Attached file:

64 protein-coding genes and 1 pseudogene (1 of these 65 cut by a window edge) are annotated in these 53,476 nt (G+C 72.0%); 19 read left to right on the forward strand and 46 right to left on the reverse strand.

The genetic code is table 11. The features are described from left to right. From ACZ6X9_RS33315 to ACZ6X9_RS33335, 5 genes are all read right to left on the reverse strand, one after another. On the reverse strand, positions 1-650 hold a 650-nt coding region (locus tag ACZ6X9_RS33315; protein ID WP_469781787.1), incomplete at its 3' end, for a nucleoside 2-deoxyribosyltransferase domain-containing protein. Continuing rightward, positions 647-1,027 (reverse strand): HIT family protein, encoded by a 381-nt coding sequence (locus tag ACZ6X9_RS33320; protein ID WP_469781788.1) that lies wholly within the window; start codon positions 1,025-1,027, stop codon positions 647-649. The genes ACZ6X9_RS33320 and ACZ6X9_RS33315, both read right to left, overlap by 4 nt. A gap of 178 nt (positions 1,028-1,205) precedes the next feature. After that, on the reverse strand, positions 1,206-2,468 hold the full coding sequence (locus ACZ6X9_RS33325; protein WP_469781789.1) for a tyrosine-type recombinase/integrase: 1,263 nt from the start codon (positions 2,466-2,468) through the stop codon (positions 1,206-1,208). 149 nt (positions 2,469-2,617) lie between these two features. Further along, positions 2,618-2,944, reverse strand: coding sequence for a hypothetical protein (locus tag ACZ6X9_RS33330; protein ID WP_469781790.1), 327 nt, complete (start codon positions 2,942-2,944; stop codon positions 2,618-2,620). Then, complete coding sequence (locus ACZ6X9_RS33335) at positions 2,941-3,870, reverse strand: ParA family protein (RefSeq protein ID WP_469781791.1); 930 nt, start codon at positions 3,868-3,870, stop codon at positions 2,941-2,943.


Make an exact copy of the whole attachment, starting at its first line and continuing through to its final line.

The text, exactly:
64 protein-coding genes and 1 pseudogene (1 of these 65 cut by a window edge) are annotated in these 53,476 nt (G+C 72.0%); 19 read left to right on the forward strand and 46 right to left on the reverse strand.

The genetic code is table 11. The features are described from left to right. From ACZ6X9_RS33315 to ACZ6X9_RS33335, 5 genes are all read right to left on the reverse strand, one after another. On the reverse strand, positions 1-650 hold a 650-nt coding region (locus tag ACZ6X9_RS33315; protein ID WP_469781787.1), incomplete at its 3' end, for a nucleoside 2-deoxyribosyltransferase domain-containing protein. Continuing rightward, positions 647-1,027 (reverse strand): HIT family protein, encoded by a 381-nt coding sequence (locus tag ACZ6X9_RS33320; protein ID WP_469781788.1) that lies wholly within the window; start codon positions 1,025-1,027, stop codon positions 647-649. The genes ACZ6X9_RS33320 and ACZ6X9_RS33315, both read right to left, overlap by 4 nt. A gap of 178 nt (positions 1,028-1,205) precedes the next feature. After that, on the reverse strand, positions 1,206-2,468 hold the full coding sequence (locus ACZ6X9_RS33325; protein WP_469781789.1) for a tyrosine-type recombinase/integrase: 1,263 nt from the start codon (positions 2,466-2,468) through the stop codon (positions 1,206-1,208). 149 nt (positions 2,469-2,617) lie between these two features. Further along, positions 2,618-2,944, reverse strand: coding sequence for a hypothetical protein (locus tag ACZ6X9_RS33330; protein ID WP_469781790.1), 327 nt, complete (start codon positions 2,942-2,944; stop codon positions 2,618-2,620). Then, complete coding sequence (locus ACZ6X9_RS33335) at positions 2,941-3,870, reverse strand: ParA family protein (RefSeq protein ID WP_469781791.1); 930 nt, start codon at positions 3,868-3,870, stop codon at positions 2,941-2,943.